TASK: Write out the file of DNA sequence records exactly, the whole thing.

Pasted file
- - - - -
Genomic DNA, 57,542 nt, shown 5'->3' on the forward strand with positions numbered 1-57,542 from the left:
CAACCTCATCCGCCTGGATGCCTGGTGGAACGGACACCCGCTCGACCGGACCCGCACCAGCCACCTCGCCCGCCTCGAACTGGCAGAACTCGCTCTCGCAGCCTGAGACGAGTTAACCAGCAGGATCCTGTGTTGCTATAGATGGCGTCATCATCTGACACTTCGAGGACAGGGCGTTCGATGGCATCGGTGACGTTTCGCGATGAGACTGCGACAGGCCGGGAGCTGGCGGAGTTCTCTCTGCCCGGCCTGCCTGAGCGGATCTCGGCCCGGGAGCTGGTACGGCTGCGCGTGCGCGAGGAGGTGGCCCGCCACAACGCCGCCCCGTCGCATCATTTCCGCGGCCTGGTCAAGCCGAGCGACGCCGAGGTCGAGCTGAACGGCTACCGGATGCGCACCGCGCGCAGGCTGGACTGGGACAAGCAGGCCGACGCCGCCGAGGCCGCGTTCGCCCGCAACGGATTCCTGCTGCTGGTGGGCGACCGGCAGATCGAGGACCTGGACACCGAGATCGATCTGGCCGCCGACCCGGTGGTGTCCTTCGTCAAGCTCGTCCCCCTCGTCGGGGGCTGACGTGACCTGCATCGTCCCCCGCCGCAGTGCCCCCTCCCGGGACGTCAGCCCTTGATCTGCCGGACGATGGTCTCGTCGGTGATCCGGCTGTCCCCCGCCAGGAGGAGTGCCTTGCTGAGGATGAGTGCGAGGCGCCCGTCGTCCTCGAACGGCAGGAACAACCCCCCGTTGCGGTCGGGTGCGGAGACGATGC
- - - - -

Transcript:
Genomic DNA, 57,542 nt, shown 5'->3' on the forward strand with positions numbered 1-57,542 from the left:
CAACCTCATCCGCCTGGATGCCTGGTGGAACGGACACCCGCTCGACCGGACCCGCACCAGCCACCTCGCCCGCCTCGAACTGGCAGAACTCGCTCTCGCAGCCTGAGACGAGTTAACCAGCAGGATCCTGTGTTGCTATAGATGGCGTCATCATCTGACACTTCGAGGACAGGGCGTTCGATGGCATCGGTGACGTTTCGCGATGAGACTGCGACAGGCCGGGAGCTGGCGGAGTTCTCTCTGCCCGGCCTGCCTGAGCGGATCTCGGCCCGGGAGCTGGTACGGCTGCGCGTGCGCGAGGAGGTGGCCCGCCACAACGCCGCCCCGTCGCATCATTTCCGCGGCCTGGTCAAGCCGAGCGACGCCGAGGTCGAGCTGAACGGCTACCGGATGCGCACCGCGCGCAGGCTGGACTGGGACAAGCAGGCCGACGCCGCCGAGGCCGCGTTCGCCCGCAACGGATTCCTGCTGCTGGTGGGCGACCGGCAGATCGAGGACCTGGACACCGAGATCGATCTGGCCGCCGACCCGGTGGTGTCCTTCGTCAAGCTCGTCCCCCTCGTCGGGGGCTGACGTGACCTGCATCGTCCCCCGCCGCAGTGCCCCCTCCCGGGACGTCAGCCCTTGATCTGCCGGACGATGGTCTCGTCGGTGATCCGGCTGTCCCCCGCCAGGAGGAGTGCCTTGCTGAGGATGAGTGCGAGGCGCCCGTCGTCCTCGAACGGCAGGAACAACCCCCCGTTGCGGTCGGGTGCGGAGACGATGC